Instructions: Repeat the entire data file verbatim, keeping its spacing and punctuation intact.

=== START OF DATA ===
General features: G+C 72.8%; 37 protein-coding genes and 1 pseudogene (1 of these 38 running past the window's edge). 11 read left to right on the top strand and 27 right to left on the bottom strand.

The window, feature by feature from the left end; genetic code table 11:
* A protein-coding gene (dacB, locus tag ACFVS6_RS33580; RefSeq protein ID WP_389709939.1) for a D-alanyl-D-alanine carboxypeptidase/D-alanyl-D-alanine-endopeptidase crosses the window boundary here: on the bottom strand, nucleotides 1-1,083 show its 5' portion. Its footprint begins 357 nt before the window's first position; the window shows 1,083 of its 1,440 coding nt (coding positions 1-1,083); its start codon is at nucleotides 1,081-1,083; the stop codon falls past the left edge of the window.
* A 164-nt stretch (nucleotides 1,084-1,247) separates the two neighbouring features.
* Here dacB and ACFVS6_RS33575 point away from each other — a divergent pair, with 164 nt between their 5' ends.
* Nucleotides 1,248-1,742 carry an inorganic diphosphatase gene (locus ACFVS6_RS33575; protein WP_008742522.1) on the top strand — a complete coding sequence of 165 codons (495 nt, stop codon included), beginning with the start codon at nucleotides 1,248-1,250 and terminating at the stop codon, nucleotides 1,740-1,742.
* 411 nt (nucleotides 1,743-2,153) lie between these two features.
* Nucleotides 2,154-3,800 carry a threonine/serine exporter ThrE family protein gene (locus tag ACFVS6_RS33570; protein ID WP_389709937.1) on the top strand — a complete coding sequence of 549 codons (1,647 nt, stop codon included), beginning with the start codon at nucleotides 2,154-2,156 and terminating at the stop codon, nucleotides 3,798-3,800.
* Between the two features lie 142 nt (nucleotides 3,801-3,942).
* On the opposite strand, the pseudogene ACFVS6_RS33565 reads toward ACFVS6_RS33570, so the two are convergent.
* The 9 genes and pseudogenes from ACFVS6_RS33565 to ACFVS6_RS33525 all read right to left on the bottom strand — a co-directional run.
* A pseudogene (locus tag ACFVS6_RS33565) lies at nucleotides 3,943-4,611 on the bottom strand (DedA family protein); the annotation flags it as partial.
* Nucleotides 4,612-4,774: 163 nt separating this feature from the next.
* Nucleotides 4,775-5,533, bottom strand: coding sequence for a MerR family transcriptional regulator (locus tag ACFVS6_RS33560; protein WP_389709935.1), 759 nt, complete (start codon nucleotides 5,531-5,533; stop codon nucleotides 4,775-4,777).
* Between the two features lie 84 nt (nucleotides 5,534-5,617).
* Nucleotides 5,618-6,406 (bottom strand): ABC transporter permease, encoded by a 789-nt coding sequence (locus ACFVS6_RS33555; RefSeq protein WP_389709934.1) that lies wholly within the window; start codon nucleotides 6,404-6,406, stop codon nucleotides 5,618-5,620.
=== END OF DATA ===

General features: G+C 72.8%; 37 protein-coding genes and 1 pseudogene (1 of these 38 running past the window's edge). 11 read left to right on the top strand and 27 right to left on the bottom strand.

The window, feature by feature from the left end; genetic code table 11:
* A protein-coding gene (dacB, locus tag ACFVS6_RS33580; RefSeq protein ID WP_389709939.1) for a D-alanyl-D-alanine carboxypeptidase/D-alanyl-D-alanine-endopeptidase crosses the window boundary here: on the bottom strand, nucleotides 1-1,083 show its 5' portion. Its footprint begins 357 nt before the window's first position; the window shows 1,083 of its 1,440 coding nt (coding positions 1-1,083); its start codon is at nucleotides 1,081-1,083; the stop codon falls past the left edge of the window.
* A 164-nt stretch (nucleotides 1,084-1,247) separates the two neighbouring features.
* Here dacB and ACFVS6_RS33575 point away from each other — a divergent pair, with 164 nt between their 5' ends.
* Nucleotides 1,248-1,742 carry an inorganic diphosphatase gene (locus ACFVS6_RS33575; protein WP_008742522.1) on the top strand — a complete coding sequence of 165 codons (495 nt, stop codon included), beginning with the start codon at nucleotides 1,248-1,250 and terminating at the stop codon, nucleotides 1,740-1,742.
* 411 nt (nucleotides 1,743-2,153) lie between these two features.
* Nucleotides 2,154-3,800 carry a threonine/serine exporter ThrE family protein gene (locus tag ACFVS6_RS33570; protein ID WP_389709937.1) on the top strand — a complete coding sequence of 549 codons (1,647 nt, stop codon included), beginning with the start codon at nucleotides 2,154-2,156 and terminating at the stop codon, nucleotides 3,798-3,800.
* Between the two features lie 142 nt (nucleotides 3,801-3,942).
* On the opposite strand, the pseudogene ACFVS6_RS33565 reads toward ACFVS6_RS33570, so the two are convergent.
* The 9 genes and pseudogenes from ACFVS6_RS33565 to ACFVS6_RS33525 all read right to left on the bottom strand — a co-directional run.
* A pseudogene (locus tag ACFVS6_RS33565) lies at nucleotides 3,943-4,611 on the bottom strand (DedA family protein); the annotation flags it as partial.
* Nucleotides 4,612-4,774: 163 nt separating this feature from the next.
* Nucleotides 4,775-5,533, bottom strand: coding sequence for a MerR family transcriptional regulator (locus tag ACFVS6_RS33560; protein WP_389709935.1), 759 nt, complete (start codon nucleotides 5,531-5,533; stop codon nucleotides 4,775-4,777).
* Between the two features lie 84 nt (nucleotides 5,534-5,617).
* Nucleotides 5,618-6,406 (bottom strand): ABC transporter permease, encoded by a 789-nt coding sequence (locus ACFVS6_RS33555; RefSeq protein WP_389709934.1) that lies wholly within the window; start codon nucleotides 6,404-6,406, stop codon nucleotides 5,618-5,620.